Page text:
Wednesday, November 10, 2010

Extra security

Being a security guard at a hospital brings with it unexpected situations and challenges that call on one's training, skills, and composure. Here's a note from last Friday to our chief of security from a nurse who happened to be near our front entrance at the right time:


I am a nurse on 5/6 Feldberg who was in the Feldberg Lobby yesterday afternoon when a Code Blue* was called -- Location Feldberg circle outside the front door on the sidewalk. I ran out the door and found a man in a wheel chair being helped out of a car by two Public Safety Officers, Marianne Hughes and Platini Pontes. They both said "He is not breathing."

Immediately the three of us jumped into action. We put the patient onto the sidewalk from the wheelchair. Marianne started doing chest compressions immediately. I was trying to get the man's clothing off to be able to do better compressions. Platini was trying to manage the crowd and initial surge of people rushing towards the patient. Marianne did compressions for a while, and then I relieved her.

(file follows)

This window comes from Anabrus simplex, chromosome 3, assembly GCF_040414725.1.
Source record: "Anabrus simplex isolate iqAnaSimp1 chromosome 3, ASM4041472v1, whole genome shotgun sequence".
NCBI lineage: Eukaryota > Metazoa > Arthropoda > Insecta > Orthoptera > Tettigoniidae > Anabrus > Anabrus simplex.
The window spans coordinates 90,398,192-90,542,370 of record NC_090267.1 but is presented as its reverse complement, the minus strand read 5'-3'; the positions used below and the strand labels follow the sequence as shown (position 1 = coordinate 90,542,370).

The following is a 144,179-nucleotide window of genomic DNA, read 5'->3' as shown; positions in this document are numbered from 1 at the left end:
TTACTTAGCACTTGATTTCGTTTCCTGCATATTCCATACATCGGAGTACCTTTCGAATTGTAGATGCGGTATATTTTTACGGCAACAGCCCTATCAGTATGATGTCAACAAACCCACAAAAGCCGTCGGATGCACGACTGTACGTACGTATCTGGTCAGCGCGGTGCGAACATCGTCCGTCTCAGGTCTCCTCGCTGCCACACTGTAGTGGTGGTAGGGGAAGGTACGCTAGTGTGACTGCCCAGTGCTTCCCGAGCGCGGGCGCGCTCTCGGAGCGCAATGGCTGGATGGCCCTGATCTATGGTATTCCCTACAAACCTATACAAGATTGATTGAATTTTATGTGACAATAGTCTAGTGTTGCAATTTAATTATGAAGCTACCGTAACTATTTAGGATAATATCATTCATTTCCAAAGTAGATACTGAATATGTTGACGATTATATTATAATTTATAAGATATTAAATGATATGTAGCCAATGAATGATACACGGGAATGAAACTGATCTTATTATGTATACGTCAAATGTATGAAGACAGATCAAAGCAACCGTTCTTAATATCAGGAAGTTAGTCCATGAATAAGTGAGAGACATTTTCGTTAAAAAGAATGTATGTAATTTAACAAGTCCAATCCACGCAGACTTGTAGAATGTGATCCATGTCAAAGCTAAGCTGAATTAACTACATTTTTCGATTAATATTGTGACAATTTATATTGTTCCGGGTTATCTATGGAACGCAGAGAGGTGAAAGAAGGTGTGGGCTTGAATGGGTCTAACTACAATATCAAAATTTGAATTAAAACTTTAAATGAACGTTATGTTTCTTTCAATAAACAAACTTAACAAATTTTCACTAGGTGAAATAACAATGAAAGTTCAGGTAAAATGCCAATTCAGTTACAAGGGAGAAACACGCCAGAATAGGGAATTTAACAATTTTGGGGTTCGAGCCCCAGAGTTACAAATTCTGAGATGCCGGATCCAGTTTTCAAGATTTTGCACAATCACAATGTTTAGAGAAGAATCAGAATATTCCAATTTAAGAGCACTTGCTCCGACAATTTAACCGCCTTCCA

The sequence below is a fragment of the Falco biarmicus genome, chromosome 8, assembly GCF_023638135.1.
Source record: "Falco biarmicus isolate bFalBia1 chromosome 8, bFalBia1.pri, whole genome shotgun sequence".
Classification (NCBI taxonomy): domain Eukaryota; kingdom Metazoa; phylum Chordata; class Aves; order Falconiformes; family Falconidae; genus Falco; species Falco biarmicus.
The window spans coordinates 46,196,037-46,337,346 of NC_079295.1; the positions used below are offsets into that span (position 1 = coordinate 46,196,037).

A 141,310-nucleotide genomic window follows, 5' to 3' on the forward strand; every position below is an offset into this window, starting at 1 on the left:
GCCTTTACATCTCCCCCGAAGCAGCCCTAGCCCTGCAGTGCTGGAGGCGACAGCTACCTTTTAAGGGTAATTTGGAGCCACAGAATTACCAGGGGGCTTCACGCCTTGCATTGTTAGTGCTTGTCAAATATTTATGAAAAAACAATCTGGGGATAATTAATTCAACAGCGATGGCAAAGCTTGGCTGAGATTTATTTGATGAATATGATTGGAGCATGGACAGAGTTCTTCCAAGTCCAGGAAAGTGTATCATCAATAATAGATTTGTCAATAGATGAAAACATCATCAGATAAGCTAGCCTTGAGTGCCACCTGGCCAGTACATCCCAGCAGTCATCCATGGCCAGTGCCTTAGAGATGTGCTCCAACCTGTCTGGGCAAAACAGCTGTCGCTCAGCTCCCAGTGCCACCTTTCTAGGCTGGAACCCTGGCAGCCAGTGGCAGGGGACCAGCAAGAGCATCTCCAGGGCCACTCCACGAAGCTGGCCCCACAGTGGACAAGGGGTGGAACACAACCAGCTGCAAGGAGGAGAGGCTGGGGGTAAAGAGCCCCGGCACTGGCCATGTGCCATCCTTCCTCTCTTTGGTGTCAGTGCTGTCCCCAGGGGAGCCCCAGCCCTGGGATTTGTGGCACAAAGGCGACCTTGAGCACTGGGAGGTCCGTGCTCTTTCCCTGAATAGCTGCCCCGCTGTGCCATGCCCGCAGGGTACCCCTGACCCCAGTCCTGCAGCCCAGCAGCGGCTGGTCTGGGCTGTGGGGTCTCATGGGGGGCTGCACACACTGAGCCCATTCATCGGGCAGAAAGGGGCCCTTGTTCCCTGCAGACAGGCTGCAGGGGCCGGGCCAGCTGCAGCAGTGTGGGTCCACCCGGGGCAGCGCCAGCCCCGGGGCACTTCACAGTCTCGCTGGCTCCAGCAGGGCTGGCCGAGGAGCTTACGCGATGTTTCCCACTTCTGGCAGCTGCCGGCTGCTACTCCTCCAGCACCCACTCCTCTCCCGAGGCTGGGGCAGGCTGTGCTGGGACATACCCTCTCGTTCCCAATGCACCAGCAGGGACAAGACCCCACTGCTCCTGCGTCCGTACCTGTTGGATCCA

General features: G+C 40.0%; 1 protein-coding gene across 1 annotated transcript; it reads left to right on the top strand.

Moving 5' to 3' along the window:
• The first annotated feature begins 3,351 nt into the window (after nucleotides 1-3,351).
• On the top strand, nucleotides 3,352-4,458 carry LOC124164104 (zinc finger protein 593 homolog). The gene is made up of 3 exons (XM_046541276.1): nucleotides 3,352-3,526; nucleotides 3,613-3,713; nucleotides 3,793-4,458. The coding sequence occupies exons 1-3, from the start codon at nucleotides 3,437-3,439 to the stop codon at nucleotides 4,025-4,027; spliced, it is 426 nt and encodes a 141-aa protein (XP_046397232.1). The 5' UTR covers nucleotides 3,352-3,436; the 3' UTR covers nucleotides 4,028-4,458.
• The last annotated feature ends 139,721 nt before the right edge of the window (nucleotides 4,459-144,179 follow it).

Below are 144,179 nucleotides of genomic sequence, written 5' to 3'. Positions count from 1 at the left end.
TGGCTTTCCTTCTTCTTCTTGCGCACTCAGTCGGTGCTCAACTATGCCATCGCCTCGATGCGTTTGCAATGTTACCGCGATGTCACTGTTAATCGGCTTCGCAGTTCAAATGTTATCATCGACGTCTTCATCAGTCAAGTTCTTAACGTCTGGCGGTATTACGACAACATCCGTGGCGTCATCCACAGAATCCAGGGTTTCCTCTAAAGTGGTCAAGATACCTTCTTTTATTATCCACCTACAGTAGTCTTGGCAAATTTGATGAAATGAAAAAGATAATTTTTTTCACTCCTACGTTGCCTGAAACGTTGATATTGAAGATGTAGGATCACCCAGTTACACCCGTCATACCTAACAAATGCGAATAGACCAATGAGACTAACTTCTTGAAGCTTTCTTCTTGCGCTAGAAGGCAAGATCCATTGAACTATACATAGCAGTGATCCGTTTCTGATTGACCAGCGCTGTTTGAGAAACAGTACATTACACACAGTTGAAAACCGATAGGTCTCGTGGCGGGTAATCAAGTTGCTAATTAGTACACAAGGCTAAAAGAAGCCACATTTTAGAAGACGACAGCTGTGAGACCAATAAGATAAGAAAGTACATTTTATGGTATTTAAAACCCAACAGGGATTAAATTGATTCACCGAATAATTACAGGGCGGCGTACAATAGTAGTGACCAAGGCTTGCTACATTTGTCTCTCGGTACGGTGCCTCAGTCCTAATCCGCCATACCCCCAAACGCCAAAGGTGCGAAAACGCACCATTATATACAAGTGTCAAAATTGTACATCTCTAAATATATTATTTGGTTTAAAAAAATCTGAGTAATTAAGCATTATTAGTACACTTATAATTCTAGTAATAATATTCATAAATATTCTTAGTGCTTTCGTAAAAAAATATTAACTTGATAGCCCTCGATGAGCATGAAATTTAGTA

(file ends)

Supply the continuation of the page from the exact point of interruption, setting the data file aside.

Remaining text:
The patient did get a heart beat back and was transferred to the ER. When the code was over I went looking for the two of them, as I wanted to tell them what a great job they had both done. I was only able to locate Marianne. She was a little upset as this was the first Code Blue she had ever participated in. I told her that she performed outstandingly, as did Platini.

One of the most important things in a cardiac arrest is prompt CPR, which we initiated immediately. Quick thinking on the officers' parts contributed to this man coming back to life. I can not praise their actions enough. I hope you can acknowledge their performance in a special way as they definitely deserve a commendation.

Pam McBurnie, RN

The chief replies:


I appreciate your taking the time to provide such positive feedback on Marianne Hughes and Platini Pontes.

I am very proud of them. Marianne said that you were terrific and so thank you too.


* Code Blue = A message announced over a hospital's public address system, indicating that a cardiac arrest requiring CPR is in progress.

1 comment:

robert said...

Thanks so much for sharing this. I am the Director of Security at a system here in Western North Carolina. It's always nice to see our Officers brought out in a positive light.